3. Hence, also, to draw or spin out to great length and tenuity; as, to wiredraw an argument.

Such twisting, such wiredrawing, was never seen in a court of justice.

4. (Steam Engine) To pass, or to draw off, (as steam) through narrow ports, or the like, thus reducing its pressure or force by friction.

(Wire"-draw`er) n. One who draws metal into wire.

(Wire"-heel`) n. (Far.) A disease in the feet of a horse or other beast.

(Wire"-pull`er) n. One who pulls the wires, as of a puppet; hence, one who operates by secret means; an intriguer.

Political wire-pullers and convention packers.

(Wire"-pull`ing), n. The act of pulling the wires, as of a puppet; hence, secret influence or management, especially in politics; intrigue.

(Wire"-tailed`) a. (Zoöl.) Having some or all of the tail quills terminated in a long, slender, pointed shaft, without a web or barbules.

(Wire"work`) n. Work, especially openwork, formed of wires.

(Wire"-work`er) n. One who manufactures articles from wire.

(Wire"worm`) n. (Zoöl.) (a) One of the larvæ of various species of snapping beetles, or elaters; — so called from their slenderness and the uncommon hardness of the integument. Wireworms are sometimes very destructive to the roots of plants. Called also wire grub. (b) A galleyworm.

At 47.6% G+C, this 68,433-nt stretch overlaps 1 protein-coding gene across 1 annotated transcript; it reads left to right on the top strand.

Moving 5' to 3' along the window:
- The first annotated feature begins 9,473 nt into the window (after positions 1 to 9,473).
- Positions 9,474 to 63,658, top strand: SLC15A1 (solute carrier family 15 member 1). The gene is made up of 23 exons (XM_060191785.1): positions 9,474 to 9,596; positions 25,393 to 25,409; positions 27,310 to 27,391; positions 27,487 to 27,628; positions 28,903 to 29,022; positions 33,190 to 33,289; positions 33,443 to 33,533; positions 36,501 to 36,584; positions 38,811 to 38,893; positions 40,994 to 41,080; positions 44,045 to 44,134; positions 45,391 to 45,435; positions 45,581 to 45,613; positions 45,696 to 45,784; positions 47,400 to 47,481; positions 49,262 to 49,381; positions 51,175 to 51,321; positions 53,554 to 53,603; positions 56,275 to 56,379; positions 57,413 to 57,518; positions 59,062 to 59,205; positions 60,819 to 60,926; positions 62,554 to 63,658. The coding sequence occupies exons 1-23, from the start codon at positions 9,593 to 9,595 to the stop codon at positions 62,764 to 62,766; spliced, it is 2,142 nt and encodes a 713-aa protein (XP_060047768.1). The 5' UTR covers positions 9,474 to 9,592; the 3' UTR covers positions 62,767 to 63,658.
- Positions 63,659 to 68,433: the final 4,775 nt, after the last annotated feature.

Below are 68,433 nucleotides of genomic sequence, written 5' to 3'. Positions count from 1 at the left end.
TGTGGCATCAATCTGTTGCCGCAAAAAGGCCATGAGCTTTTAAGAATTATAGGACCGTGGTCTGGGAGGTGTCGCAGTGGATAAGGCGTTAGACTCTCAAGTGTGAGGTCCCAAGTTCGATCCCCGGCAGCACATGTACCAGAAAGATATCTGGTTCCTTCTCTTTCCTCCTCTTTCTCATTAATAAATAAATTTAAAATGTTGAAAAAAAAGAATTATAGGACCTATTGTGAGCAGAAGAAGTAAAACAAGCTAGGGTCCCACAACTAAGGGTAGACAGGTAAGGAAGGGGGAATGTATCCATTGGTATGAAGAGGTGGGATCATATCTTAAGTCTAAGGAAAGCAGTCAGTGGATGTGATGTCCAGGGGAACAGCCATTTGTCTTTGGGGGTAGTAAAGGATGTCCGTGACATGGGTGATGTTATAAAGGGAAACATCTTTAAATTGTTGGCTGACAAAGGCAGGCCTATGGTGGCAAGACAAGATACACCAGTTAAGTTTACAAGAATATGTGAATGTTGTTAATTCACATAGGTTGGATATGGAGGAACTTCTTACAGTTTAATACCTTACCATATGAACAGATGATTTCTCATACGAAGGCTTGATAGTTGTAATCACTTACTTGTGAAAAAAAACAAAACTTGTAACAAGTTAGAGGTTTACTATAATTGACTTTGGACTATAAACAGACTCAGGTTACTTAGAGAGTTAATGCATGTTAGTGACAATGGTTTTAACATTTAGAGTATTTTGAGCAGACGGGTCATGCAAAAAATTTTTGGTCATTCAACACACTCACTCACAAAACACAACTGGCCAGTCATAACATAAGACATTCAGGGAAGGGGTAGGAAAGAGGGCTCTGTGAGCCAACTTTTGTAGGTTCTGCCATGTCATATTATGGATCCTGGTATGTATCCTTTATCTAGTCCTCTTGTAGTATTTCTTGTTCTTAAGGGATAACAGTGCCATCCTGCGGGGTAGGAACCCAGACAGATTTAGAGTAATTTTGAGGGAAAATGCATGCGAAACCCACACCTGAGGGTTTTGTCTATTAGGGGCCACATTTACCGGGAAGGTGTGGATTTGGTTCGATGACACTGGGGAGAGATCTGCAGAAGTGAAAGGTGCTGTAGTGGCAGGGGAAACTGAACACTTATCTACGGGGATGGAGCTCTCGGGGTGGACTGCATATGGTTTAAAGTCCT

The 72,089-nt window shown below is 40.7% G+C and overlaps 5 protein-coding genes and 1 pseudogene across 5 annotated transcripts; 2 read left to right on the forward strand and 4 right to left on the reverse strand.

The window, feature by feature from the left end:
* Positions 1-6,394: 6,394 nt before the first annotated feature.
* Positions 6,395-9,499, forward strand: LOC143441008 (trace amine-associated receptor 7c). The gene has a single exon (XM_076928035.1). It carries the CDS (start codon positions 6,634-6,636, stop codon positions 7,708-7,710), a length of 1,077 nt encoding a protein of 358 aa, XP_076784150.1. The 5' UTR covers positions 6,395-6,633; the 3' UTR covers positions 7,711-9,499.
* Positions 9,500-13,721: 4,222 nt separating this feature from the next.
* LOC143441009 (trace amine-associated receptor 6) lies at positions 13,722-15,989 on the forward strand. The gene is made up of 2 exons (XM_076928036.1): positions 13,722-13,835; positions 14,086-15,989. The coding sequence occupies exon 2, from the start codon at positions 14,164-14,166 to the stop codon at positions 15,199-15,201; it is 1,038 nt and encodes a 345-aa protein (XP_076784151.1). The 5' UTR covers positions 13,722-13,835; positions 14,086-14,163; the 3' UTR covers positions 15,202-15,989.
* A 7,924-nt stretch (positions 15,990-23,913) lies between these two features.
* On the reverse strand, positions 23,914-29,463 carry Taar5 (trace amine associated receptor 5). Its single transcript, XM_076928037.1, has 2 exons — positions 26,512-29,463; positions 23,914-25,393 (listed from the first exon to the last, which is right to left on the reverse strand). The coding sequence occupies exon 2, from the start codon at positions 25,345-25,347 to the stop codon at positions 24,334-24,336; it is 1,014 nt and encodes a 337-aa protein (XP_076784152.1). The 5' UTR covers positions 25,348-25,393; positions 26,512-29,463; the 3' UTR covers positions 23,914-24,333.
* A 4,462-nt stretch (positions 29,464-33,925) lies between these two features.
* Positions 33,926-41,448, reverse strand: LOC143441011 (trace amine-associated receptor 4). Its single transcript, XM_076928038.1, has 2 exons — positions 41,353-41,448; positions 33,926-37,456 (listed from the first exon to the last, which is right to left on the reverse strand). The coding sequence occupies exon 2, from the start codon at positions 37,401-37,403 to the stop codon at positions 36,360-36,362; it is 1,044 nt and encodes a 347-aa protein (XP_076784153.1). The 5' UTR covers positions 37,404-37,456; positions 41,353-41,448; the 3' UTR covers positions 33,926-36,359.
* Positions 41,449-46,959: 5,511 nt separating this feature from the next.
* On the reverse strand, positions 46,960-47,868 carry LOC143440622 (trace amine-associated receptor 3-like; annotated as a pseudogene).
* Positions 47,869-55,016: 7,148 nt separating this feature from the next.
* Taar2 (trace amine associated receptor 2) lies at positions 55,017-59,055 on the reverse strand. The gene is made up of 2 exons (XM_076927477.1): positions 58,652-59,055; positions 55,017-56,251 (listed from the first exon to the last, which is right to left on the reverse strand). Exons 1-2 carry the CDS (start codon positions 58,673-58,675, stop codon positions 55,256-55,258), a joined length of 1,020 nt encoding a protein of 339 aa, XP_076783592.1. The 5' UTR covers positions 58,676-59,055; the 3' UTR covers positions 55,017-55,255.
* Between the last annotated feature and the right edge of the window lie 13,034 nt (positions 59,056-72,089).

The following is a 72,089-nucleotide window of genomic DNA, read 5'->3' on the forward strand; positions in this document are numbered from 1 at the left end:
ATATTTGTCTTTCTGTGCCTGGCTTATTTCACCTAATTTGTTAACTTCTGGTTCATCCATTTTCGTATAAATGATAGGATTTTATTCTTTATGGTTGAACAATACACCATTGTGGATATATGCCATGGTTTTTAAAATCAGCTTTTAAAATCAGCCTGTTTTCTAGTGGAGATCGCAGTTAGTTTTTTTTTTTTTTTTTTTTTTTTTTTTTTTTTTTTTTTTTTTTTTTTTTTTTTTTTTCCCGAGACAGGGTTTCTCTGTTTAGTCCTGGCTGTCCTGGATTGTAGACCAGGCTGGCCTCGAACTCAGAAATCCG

(Wir"i*ness) n. The quality of being wiry.

(Wir"y) a. [Written also wiery.]

1. Made of wire; like wire; drawn out like wire.

2. Capable of endurance; tough; sinewy; as, a wiry frame or constitution. "A little wiry sergeant of meek demeanor and strong sense." Dickens.

He bore his age well, and seemed to retain a wiry vigor and alertness.

(Wis) adv. [Aphetic form of iwis, ywis; or fr. Icel. viss certain. See Ywis.] Certainly; really; indeed. [Obs.] "As wis God helpe me." Chaucer.

(Wis), v. t. [Due to mistaking OE. iwis certain, AS. gewiss, for I wis. See Ywis.] To think; to suppose; to imagine; — used chiefly in the first person sing. present tense, I wis. See the Note under Ywis. [Obs. or Poetic] "Howe'er you wis." R. Browning.

Nor do I know how long it is

(Wis"ard) n. See Wizard.

(Wis"dom) n. [AS. wisdom. See Wise, a., and - dom.]

  By PanEris using Melati.

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